During an exchange with reporters on board his flight from Rome to Paris on September 12, Pope Benedict addressed the fears among French prelates about the consequences of his motu proprio. Those fears are groundless, he said, because Summorum Pontificum "is simply an act of tolerance." Suggesting that only a relatively few Catholics would prefer the extrarordinary form of the liturgy, the Pope said: "But it seems to me a normal requirement of faith and pastoral practice for a bishop of our Church to have love and forbearance for these people and allow them to live with this liturgy."
Coming from Benedict XVI, who is known for his deep appreciation the traditional liturgy, that statement was striking for two reasons. First, the Pope was effectively conceding what many critics of his motu proprio have argued: that only a few Catholics are interested in the Latin Mass. Second, the Pope was suggesting "tolerance" for a form of liturgy that he has consistently praised as beautiful and good. One does not "tolerate" something that is intrinsically good. What, then, was the Holy Father suggesting?
Reading between the lines, it seems clear that the Pope was sending a message to French bishops, and others who have resisted implementation of the motu proprio. Even by their own standards, he was saying, they should "tolerate" the liturgical form that many faithful Catholics embrace. "There is no opposition between the liturgy renewed by Vatican II and this liturgy," the Pontiff assured his in-flight press conference. Thus there is no reason for hostility toward the extraordinary form.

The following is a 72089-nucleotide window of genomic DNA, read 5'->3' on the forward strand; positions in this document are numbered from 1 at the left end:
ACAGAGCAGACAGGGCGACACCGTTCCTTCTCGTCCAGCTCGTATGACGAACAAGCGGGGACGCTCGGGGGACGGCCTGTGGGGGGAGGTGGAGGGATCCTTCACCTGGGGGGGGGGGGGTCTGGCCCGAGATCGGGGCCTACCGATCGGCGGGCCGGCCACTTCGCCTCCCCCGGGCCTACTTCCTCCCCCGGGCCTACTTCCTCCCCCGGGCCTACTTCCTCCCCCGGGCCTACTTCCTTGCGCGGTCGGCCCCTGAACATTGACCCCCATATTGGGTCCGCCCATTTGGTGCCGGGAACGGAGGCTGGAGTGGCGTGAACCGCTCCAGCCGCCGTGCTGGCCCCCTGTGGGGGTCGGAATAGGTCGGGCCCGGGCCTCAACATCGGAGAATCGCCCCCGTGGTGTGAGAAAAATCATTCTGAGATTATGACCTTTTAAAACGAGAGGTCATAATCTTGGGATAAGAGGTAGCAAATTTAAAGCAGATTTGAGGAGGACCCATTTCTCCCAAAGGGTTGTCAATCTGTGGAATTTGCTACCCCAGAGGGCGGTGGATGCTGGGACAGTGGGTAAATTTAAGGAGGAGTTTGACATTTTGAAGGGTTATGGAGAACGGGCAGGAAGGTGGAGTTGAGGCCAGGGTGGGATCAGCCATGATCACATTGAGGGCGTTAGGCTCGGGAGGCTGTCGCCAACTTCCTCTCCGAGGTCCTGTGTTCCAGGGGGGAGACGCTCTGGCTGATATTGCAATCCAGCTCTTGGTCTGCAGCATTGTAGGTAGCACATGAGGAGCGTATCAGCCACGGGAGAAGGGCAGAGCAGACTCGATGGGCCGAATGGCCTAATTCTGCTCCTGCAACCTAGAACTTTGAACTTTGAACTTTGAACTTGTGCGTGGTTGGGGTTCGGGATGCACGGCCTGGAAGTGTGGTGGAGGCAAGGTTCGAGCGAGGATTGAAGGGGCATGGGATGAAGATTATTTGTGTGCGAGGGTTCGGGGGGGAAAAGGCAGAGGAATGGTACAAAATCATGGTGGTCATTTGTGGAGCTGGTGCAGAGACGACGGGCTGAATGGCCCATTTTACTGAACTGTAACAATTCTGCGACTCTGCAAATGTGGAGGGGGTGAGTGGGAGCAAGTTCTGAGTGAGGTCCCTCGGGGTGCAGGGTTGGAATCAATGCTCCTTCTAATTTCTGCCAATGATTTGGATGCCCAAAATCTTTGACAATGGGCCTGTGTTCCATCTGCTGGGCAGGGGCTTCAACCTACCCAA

If that message was conveyed subtly during the Pope's trip toward Paris, it was delivered quite explicitly on Sunday when the Holy Father addressed the members of the French hierarchy in a meeting at Lourdes. Noting that a year had passed since Summorum Pontificum was issued, the Pope told the bishops that he recognized the tensions within the French Church-- and expected them to address the problem.
"I hope that, thanks be to God, the necessary pacification of spirits is already taking place," the Pope said. "I am aware of your difficulties, but I do not doubt that, within a reasonable time, you can find solutions satisfactory for all, lest the seamless tunic of Christ be further torn."